My Internship Experience with Justice Lucille Shaw
In July 2022, I had the privilege of shadowing Justice Lucille Shaw for one week at the Superior Court of Justice in Brampton, Ontario.
On the first day of my judicial internship, Justice Shaw introduced me to her fellow judges, law clerks, legal assistants, registrars, and court services officers. She showed me around the judges’ floor of the courthouse and the judges’ passages to the courtrooms. Justice Shaw was even kind enough to show me her judicial robe and the shades of lipstick she wears when she presides.
Each morning, I attended Justice Shaw’s chambers to discuss her schedule for the day and the court proceedings I could expect to see. Most of my internship week consisted of watching a sexual assault trial from the beginning to almost the end. The trial had a publication ban and was closed to the public, so Justice Shaw informed all parties that I was her intern for the week and that I had her permission to observe the trial. The trial began with a voir dire. A jury selection followed the next day. After the jury was picked, the Crown and the Defence presented their opening statements, and the witnesses testified. I was not present to watch the closing statements or the delivery of the verdict, but Justice Shaw kindly phoned me soon after the jury presented its verdict to explain the events I missed.
On the third day of my judicial internship, I had the pleasure of attending a Superior Court of Justice Appointment ceremony where three new justices were appointed to the Superior Court of Justice (Brampton).
On the last day of my judicial internship, I observed a voir dire in a murder trial. The presiding judge was Justice Lemon, a colleague of Justice Shaw. After the voir dire, I was invited to Justice Lemon’s chambers with two other law clerks to discuss what happened during the voir dire. It was a great experience discussing the application of R. v. Abbey to the facts in the voir dire with Justice Lemon and the law clerks. Following our voir dire discussion, Justice Shaw invited me to have lunch with her and six other justices in the judge’s lunchroom. It was an incredible experience talking with the justices and hearing the many stories they had to share.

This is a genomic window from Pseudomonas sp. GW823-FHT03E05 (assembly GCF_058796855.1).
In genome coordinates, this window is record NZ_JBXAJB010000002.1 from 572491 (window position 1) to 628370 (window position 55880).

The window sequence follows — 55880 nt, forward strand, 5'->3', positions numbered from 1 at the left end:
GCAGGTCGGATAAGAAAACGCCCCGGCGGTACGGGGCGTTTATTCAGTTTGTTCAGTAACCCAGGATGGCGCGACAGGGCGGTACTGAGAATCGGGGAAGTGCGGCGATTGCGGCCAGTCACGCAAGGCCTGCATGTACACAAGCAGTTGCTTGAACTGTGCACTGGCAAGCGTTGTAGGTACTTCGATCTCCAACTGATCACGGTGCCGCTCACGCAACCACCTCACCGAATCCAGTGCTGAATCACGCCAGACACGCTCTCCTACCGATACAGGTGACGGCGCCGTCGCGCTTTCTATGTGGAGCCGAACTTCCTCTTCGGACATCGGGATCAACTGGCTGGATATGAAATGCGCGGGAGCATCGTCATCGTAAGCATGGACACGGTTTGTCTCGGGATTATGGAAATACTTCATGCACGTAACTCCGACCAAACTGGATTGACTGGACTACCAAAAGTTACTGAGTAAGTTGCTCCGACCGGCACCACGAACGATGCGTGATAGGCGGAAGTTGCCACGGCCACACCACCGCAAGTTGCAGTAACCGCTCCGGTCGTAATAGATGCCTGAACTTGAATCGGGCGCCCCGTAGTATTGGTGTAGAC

I am immensely grateful to the CIAJ for this rare opportunity to learn about the behind-the-scenes life of a judge. I first learned about how incredibly busy judges are and the tremendous mental stamina required for active listening all day. I also learned that judges are now going paperless in the courtroom and rely heavily on IT support workers to ensure courtroom technology goes without interruption. Lastly, I learned that not only do judges rely on each other for legal advice and direction in their decision-making, but they also rely on each other for emotional support.
In 2019, CIAJ has created a Judicial Internships Across Canada program in order to provide law students with the possibility to participate in a judicial internship at the provincial, federal or administrative level. Internships take place between May 1 and September 1 of the current year, over the course of one week or more depending on the availability of participating judges.
Learn more about CIAJ’s activities for law students: https://ciaj-icaj.ca/en/membership/student-section/